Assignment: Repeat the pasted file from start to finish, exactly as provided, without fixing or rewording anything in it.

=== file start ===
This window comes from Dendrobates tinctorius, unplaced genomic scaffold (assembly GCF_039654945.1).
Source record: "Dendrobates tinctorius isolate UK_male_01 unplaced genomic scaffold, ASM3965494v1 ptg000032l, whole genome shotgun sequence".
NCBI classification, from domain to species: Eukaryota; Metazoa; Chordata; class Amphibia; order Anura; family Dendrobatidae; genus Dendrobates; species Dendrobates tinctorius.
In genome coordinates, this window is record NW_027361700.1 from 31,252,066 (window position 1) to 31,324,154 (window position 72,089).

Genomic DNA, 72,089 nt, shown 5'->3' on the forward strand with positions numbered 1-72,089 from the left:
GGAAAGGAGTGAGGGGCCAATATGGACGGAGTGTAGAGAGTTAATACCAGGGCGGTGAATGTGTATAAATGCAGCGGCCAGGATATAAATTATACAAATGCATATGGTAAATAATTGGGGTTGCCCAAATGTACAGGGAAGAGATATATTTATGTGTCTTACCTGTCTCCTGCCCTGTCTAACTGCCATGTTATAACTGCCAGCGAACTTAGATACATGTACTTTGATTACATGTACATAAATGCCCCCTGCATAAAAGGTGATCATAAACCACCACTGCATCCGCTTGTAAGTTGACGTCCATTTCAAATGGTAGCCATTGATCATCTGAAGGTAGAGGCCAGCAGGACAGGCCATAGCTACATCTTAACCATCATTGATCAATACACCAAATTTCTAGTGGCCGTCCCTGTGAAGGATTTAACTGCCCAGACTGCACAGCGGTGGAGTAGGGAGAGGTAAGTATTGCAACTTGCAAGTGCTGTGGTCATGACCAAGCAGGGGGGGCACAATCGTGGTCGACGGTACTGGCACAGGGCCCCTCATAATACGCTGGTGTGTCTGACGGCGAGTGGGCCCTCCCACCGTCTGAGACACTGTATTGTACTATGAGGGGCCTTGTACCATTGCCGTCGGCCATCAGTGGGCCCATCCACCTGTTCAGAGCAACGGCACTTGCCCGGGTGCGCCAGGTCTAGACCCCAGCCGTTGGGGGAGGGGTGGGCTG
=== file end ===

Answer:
This window comes from Dendrobates tinctorius, unplaced genomic scaffold (assembly GCF_039654945.1).
Source record: "Dendrobates tinctorius isolate UK_male_01 unplaced genomic scaffold, ASM3965494v1 ptg000032l, whole genome shotgun sequence".
NCBI classification, from domain to species: Eukaryota; Metazoa; Chordata; class Amphibia; order Anura; family Dendrobatidae; genus Dendrobates; species Dendrobates tinctorius.
In genome coordinates, this window is record NW_027361700.1 from 31,252,066 (window position 1) to 31,324,154 (window position 72,089).

Genomic DNA, 72,089 nt, shown 5'->3' on the forward strand with positions numbered 1-72,089 from the left:
GGAAAGGAGTGAGGGGCCAATATGGACGGAGTGTAGAGAGTTAATACCAGGGCGGTGAATGTGTATAAATGCAGCGGCCAGGATATAAATTATACAAATGCATATGGTAAATAATTGGGGTTGCCCAAATGTACAGGGAAGAGATATATTTATGTGTCTTACCTGTCTCCTGCCCTGTCTAACTGCCATGTTATAACTGCCAGCGAACTTAGATACATGTACTTTGATTACATGTACATAAATGCCCCCTGCATAAAAGGTGATCATAAACCACCACTGCATCCGCTTGTAAGTTGACGTCCATTTCAAATGGTAGCCATTGATCATCTGAAGGTAGAGGCCAGCAGGACAGGCCATAGCTACATCTTAACCATCATTGATCAATACACCAAATTTCTAGTGGCCGTCCCTGTGAAGGATTTAACTGCCCAGACTGCACAGCGGTGGAGTAGGGAGAGGTAAGTATTGCAACTTGCAAGTGCTGTGGTCATGACCAAGCAGGGGGGGCACAATCGTGGTCGACGGTACTGGCACAGGGCCCCTCATAATACGCTGGTGTGTCTGACGGCGAGTGGGCCCTCCCACCGTCTGAGACACTGTATTGTACTATGAGGGGCCTTGTACCATTGCCGTCGGCCATCAGTGGGCCCATCCACCTGTTCAGAGCAACGGCACTTGCCCGGGTGCGCCAGGTCTAGACCCCAGCCGTTGGGGGAGGGGTGGGCTG